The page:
No nonsense, no choice

World Cup misdemeanours left new England coach Lancaster little option but to throw the book at Care

WHEN Stuart Lancaster was handed control of a senior England set-up reeling from the fall-out of a disastrous World Cup he promised to stamp out a culture of laddishness and indiscipline that undermined and ultimately overshadowed that doomed campaign.

Having made that pledge, Lancaster (inset) had little choice but to put his money where his mouth was and issue an exemplary punishment after Danny Care, one of his senior players, was arrested for drink-driving in the early hours of New Year’s Day.

Yet there is another, more pressing factor, that left Lancaster and the Rugby Football Union’s new leadership with little option but to exclude the country’s in-form scrum-half from the looming challenge of defending the Six Nations title.

The ill-fated World Cup expedition saw the England team become synonymous with off-field disgrace, dramatically eroding the perception that the game is one fundamentally populated by gentlemen and not the yobbish nouveau-riche associated with their footballing counterparts.

Vice-captain Mike Tindall’s well-publicised antics in a Queenstown bar should have acted as a stark warning, but further bad publicity implicating younger stars such as Chris Ashton, James Haskell and Manu Tuilagi only dragged the players’ reputations further south.

It meant the team returned from the tournament in November not only shamed by their display – a quarter-final exit equalled their worst ever performance – but also by coverage that damaged their public perception perhaps irrevocably.

And it was not only the media pouring opprobrium on England’s boisterous tourists; the players themselves made it clear on their return that the attitudes and behaviour of even senior members of the squad had depleted morale at the most important time.

The RFU’s own investigation found manager Martin Johnson culpable for the mess they now found themselves in, while a survey of players, leaked to the press, revealed disharmony on an unimagined scale over what was considered appropriate demeanour.

Against that backdrop, Lancaster had little choice but to make an example of Care and lay down a marker for his tenure – however brief it turns out to be – that bad behaviour off the field will not be allowed to further sully the England set-up.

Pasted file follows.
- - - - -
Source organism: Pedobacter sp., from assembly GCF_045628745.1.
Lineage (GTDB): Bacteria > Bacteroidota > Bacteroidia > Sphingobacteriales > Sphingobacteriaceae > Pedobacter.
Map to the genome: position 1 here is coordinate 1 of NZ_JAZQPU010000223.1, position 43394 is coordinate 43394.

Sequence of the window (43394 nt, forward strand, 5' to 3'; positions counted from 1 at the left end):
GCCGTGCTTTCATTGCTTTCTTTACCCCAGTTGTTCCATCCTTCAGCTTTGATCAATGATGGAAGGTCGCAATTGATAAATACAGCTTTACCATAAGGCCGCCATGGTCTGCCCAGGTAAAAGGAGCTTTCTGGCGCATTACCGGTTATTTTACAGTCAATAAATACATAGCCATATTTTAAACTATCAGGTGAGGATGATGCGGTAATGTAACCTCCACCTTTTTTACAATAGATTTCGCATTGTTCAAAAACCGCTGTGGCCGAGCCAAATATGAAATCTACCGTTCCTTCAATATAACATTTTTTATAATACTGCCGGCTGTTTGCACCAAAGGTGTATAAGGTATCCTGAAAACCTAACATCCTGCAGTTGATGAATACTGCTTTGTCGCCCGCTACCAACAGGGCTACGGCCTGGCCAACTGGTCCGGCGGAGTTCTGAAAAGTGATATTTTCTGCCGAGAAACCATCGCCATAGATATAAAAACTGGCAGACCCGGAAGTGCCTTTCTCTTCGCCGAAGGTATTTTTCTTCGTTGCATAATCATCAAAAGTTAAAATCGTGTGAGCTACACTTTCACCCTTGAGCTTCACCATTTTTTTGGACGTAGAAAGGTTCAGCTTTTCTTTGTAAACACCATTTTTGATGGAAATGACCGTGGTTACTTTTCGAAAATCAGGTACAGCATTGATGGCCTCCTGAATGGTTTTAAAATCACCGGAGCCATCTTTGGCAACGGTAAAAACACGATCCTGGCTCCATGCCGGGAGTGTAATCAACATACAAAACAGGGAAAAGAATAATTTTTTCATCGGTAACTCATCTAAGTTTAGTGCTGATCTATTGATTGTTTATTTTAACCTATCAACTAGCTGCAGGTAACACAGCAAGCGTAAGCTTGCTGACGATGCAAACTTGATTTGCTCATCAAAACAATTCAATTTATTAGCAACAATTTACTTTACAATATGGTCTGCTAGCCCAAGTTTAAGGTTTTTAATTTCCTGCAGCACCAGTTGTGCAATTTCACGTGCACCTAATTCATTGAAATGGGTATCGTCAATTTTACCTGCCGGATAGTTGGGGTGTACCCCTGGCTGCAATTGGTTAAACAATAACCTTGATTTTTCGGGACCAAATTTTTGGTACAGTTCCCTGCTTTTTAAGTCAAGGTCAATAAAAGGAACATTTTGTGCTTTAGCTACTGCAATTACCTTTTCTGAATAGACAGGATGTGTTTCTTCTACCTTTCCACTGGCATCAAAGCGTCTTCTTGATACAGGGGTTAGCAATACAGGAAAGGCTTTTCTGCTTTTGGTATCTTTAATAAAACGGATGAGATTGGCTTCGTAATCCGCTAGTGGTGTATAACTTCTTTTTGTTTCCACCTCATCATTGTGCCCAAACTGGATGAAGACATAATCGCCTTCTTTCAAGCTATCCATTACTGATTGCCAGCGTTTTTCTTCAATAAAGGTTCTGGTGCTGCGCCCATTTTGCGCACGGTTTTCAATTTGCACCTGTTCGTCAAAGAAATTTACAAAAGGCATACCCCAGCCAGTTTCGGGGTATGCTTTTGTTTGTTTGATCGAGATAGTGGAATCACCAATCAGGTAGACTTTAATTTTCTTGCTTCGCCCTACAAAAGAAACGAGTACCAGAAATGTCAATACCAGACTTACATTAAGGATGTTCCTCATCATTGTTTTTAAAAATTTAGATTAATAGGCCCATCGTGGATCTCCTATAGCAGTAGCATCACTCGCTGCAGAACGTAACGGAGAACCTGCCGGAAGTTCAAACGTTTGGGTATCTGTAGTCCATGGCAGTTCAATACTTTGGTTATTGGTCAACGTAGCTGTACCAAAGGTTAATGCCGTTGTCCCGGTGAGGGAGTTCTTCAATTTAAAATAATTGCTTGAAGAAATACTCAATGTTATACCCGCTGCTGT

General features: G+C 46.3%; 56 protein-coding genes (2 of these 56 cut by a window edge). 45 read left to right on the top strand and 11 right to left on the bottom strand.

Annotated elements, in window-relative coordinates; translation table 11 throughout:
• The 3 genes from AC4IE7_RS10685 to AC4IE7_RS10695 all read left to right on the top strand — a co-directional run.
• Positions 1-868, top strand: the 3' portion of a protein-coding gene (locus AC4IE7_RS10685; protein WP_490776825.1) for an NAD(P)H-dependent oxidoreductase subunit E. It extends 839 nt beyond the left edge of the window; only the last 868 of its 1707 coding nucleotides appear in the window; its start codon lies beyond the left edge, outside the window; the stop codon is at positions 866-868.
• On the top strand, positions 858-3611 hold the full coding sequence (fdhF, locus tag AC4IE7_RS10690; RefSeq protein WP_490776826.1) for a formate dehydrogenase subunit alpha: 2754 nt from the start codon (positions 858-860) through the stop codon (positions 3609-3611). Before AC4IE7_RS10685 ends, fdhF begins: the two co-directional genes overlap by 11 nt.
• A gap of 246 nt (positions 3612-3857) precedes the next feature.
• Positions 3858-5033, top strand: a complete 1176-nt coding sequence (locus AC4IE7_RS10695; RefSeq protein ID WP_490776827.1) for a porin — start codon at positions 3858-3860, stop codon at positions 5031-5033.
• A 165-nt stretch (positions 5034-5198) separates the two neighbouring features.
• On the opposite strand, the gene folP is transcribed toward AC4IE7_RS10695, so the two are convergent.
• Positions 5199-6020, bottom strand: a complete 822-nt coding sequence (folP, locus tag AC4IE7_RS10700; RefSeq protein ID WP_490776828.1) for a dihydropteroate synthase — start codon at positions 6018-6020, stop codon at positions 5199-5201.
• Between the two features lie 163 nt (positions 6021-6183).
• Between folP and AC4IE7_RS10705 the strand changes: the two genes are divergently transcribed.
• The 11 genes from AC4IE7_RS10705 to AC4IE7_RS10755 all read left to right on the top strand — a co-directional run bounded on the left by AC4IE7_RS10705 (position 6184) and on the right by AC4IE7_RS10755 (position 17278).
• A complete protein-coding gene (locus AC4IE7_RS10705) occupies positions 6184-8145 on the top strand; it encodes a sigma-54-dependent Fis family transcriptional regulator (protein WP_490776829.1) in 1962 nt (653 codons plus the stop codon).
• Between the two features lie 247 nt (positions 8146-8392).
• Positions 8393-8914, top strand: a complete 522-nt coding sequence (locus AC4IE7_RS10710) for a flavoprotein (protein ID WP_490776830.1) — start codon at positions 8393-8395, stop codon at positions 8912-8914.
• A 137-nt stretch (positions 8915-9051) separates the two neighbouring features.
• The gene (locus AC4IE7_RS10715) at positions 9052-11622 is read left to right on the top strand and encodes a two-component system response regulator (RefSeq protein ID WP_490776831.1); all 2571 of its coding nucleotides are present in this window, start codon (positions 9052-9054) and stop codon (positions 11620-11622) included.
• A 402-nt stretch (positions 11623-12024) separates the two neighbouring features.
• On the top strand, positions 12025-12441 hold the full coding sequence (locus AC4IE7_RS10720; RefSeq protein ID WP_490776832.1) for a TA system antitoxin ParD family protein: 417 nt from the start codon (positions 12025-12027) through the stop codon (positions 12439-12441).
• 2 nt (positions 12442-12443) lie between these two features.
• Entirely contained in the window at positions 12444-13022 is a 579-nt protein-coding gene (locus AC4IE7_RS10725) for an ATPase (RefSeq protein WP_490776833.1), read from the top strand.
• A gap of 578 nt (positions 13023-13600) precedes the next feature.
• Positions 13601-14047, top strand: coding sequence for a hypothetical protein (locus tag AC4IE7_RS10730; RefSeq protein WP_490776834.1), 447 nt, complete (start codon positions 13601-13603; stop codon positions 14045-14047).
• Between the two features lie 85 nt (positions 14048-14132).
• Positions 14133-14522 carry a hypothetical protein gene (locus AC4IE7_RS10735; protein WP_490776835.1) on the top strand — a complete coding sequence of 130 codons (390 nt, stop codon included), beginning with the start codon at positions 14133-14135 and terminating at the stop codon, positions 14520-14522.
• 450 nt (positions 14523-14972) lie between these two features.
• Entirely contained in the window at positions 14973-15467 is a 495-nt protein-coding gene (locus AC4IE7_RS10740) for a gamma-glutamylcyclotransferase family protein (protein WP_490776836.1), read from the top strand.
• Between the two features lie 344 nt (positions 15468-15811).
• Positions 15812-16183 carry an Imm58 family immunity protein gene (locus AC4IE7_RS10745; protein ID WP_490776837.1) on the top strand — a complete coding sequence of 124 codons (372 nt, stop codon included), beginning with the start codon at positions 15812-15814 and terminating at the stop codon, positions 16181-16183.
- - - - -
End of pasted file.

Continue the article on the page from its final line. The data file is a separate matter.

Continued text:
He would have been torn, as well, having known Care better than most; Lancaster coached him at Yorkshire under-16s and then signed him to the Leeds academy soon afterwards.

Yet for the sake of the squad’s ongoing credibility, and to give his own an early shot in the arm – while few believe Lancaster will get the role on a permanent basis, it is by no means an impossibility – he was left with no choice.

‘If the boys were all going out I’d have been there’

DANNY CARE admitted to City A.M. just days after the World Cup that he would probably have been caught up in the England’s squad’s much-criticised off-field antics had he been at the tournament.

The Harlequins No9 missed out on the squad through injury but defended the behaviour of his erstwhile team-mates, who were castigated for embarking on a nightclub expedition after their opening victory.

“Lads are lads at the end of the day and they’re going to want to go out and have a beer,” Care told City A.M in November (above). “I think I’d definitely have been with the team. If the boys were all going out together I’d have been there and probably would have been criticised.”

Care, who has been dropped for the Six Nations for drink driving, his second alcohol-related offence in the space of a few weeks, felt the World Cup criticism was exaggerated.

“A lot of what was being written about stuff happening off the pitch was something and nothing really,” he added. “If the guys had been playing well noting would have been said about their exploits off the pitch.”

Care was ruled out of the World Cup on the eve of the tournament with a toe injury but has been an integral part of Harlequins’ superb start to the season and was certain to be a part of the Six Nations squad.